Jenn sat on the hassock while I tied her hair into ponytails all over her head. Her hair is so thick that we had 10 ponytails total. Susan and I then began braiding all the ponytails. Jenn had decided that if her hair was long enough, she wanted to donate it. This is how the organizations prefer you send the hair to them.

Once the braided ponytails were in place, we moved into the bathroom.

me: "OK, are you ready?" 

Jenn: "Yes, just cut it." 
me: "Do you want to cut the first one?" 
Jenn: "No." 
me: "OK, sugar. Take a deep breath."

I cut the first braid, kissed Jenn on the cheek, hugged her and told her that I loved her. I said, "You're being so brave. It's OK to cry."

Next was Chanda, she cut the second braid and Jenn began to cry. The process was overwhelming and surreal for Jenn, but despite the tears we kept moving. Each girl took a braid, cut it and then loved on Jenn. After they moved through the bathroom, they met each other in the living room and hugged while crying and comforting one another. I cried. I didn't cry because I was recalling my own experience when I shaved my head, but because I genuinely hurt for one of my best friends. And I knew EXACTLY how she was feeling. My heart ached hearing her whimpers, but I knew we had to push through it and once her hair was gone she would feel a sense of relief.

Once all the braids were gone, the tears had passed. I took out the little pink Wahl Pink Peanut clippers I purchased for Jenn and we trimmed her hair with the 1/2 inch cutting guide. She sat silently as I ran the clippers over her head. I was trying to do it as quickly as I could, but you have to move the clippers slowly, otherwise they don't have a chance to cut. Within 15 minutes, Jenn's hair was gone. I took the braids and stacked them on the sink. I saw Jenn look at them and at herself quickly in the mirror. It will take time before she will look in the mirror and recognize herself. I took the towel with all the hair collected and shook it on my balcony. That way she didn't have to deal with the anxiety of seeing it on the floor or in the sink. Hopefully the neighborhood birds and bunnies will be able to use the hair for their homes.

We had a group hug and then the girls wanted to play with Jenn's scarves and wig. Jenn was a new woman. She sat on the floor in the living room while the girls surrounded her and helped her learn how to tie her head scarves. She looked emotionally drained, but relieved that this was over. We ate cupcakes, had another round of mimosas and enjoyed the remainder of our time together.

Once everyone had left, I cleaned the bathroom. The ten braids sat on the bathroom sink. I measured them and seven were long enough (nine inches) to donate to Pantene Beautiful Lengths. I kissed each one and placed them gently in a Ziplock bag and then a padded envelope.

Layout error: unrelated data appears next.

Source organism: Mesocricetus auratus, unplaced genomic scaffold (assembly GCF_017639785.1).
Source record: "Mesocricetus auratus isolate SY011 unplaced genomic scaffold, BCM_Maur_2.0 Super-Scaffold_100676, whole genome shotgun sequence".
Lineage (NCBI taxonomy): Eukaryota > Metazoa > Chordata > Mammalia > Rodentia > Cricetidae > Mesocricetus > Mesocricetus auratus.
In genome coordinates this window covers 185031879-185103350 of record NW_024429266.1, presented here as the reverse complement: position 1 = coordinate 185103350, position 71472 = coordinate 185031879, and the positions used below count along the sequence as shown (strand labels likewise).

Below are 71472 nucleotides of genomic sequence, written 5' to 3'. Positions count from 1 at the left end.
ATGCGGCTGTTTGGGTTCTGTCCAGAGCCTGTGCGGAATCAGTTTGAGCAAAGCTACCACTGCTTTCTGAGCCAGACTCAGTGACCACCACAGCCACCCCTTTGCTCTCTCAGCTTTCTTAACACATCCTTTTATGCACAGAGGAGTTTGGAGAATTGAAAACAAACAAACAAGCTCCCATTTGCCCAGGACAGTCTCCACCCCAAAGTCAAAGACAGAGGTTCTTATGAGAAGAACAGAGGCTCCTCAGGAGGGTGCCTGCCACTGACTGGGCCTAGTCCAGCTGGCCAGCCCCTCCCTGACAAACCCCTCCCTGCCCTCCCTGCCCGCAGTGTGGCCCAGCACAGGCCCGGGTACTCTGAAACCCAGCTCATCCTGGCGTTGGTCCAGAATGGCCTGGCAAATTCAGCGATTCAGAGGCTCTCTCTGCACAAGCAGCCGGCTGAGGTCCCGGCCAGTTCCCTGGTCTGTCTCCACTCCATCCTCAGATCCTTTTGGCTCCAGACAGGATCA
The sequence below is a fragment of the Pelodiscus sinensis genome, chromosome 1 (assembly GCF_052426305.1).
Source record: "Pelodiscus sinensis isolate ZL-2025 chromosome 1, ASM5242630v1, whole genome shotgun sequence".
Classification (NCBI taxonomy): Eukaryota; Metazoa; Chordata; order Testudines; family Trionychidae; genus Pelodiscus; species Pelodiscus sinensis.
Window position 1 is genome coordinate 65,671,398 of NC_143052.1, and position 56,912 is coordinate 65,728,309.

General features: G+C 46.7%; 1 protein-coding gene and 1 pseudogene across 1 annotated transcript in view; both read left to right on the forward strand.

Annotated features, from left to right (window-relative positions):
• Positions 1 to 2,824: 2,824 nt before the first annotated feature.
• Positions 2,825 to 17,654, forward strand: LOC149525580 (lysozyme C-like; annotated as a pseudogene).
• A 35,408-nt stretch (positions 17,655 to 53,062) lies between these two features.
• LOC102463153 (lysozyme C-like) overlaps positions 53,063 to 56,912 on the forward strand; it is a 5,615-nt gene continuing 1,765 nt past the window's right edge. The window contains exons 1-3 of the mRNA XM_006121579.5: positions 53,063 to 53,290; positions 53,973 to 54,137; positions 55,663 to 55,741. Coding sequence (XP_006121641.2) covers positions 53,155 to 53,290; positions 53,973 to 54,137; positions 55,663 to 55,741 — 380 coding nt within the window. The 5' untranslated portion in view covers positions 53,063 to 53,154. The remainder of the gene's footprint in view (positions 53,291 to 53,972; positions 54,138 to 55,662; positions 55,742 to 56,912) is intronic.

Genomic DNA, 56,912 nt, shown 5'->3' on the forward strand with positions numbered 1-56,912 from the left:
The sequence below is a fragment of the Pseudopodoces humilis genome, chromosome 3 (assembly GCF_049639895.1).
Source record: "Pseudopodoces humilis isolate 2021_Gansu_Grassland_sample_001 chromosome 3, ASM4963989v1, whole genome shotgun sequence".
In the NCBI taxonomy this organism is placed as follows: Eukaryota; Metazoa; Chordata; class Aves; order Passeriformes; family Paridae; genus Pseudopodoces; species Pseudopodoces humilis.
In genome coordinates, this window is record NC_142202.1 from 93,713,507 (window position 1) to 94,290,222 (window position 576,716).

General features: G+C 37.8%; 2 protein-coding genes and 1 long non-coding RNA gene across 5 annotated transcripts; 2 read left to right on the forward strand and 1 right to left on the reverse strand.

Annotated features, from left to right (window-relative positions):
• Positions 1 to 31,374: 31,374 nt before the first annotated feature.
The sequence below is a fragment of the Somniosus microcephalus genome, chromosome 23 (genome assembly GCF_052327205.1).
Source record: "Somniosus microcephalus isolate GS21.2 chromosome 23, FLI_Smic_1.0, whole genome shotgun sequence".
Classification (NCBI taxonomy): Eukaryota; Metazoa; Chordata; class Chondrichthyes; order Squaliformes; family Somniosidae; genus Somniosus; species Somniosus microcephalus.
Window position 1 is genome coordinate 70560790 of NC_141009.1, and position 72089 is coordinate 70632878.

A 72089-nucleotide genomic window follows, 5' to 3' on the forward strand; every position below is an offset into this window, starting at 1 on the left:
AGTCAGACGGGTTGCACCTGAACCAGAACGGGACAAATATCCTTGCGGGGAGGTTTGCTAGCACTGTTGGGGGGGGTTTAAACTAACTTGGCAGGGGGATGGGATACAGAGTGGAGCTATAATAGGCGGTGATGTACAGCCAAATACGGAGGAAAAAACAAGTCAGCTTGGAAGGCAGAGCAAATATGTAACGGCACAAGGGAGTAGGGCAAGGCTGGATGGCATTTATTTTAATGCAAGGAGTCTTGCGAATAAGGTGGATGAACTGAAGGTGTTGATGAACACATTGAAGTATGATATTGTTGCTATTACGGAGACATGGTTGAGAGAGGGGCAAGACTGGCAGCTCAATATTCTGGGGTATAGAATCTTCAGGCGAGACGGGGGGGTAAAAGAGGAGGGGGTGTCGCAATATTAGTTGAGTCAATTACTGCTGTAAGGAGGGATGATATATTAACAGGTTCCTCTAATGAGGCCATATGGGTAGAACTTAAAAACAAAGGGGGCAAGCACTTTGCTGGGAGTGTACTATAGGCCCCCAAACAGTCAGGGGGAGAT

Matt and I looked through the photos from the day and once again I was moved to tears. I wasn't crying because I was sad, but because I was so proud of Jenn and moved by the love and support of Jenn's friends. I know she will get through this on the wings of her angels.

Thursday, February 16, 2012

Head Case

Today, I woke up with a massive headache due to the weather change. Therefore, I was anxiously awaiting my appointment with Dr. Carlos Durana hoping acupuncture would give me some relief.

He asked how I was and I mentioned my headache. He replied, "I can see you are not feeling well. Is the headache on your left side." I nodded and replied, "Yes."

He wanted to focus on my head today for many reasons, but not limited to trying to ease my headache. It appears, everyone holds their tension/emotions in one part of their body. For me, it's a place under my skull on the left-hand side. Today, he inserted so many needles into my face that I am sure I was the epitome of a pinhead, but I really didn't care. My head was throbbing and I was pleading to the gods to please let this session offer me some relief.

Usually when he hits the "point" with his needle, I experience a tingle or sometimes an explosion of feeling. I really can't describe it. However, this time – every single point he hit in my head and face simply hurt. He asked me before we began working on my breathing if I felt emotional today and I replied, "No, not at all" and closed my eyes to start my meditation. He was talking about visualization and how we are going to start focusing on this next week as it is a critical step in the healing process especially when dealing with cancer. I agreed as I have been told by many individuals it's such an important task to visualize the cancer being killed – hence our continual nod to Lara Croft. *bam bam*

Then things started to get crazy ...

Dr. Durana:  "Are you spiritual?"
Jennifer:  "Well, I am not over-the-top religious and that is because I think religion was beat into my head while going to a Catholic School almost all my life, but I do believe in God. I just have a lot of questions, but that is typical of me. I DO pray all the time."
Dr. Durana:  "Ok. Good, so you do pray. Well, whoever or whatever you pray to then ask to let the Spirit be with you."
Jennifer:  "Umm... OK"

I begin to breathe. As I inhaled, I would tell myself "peace" or "heal" and as I exhaled "Let the spirit be with me" repeatedly. After 3-4 deep breaths, I sensed this surge of emotion very similar to what happened on my second session. My eyes are closed, but tears were building and building and then begin to pour. I was sobbing, gasping for breath. However, I was still lying there.

Jennifer:  "What is happening? OMG. What is happening?"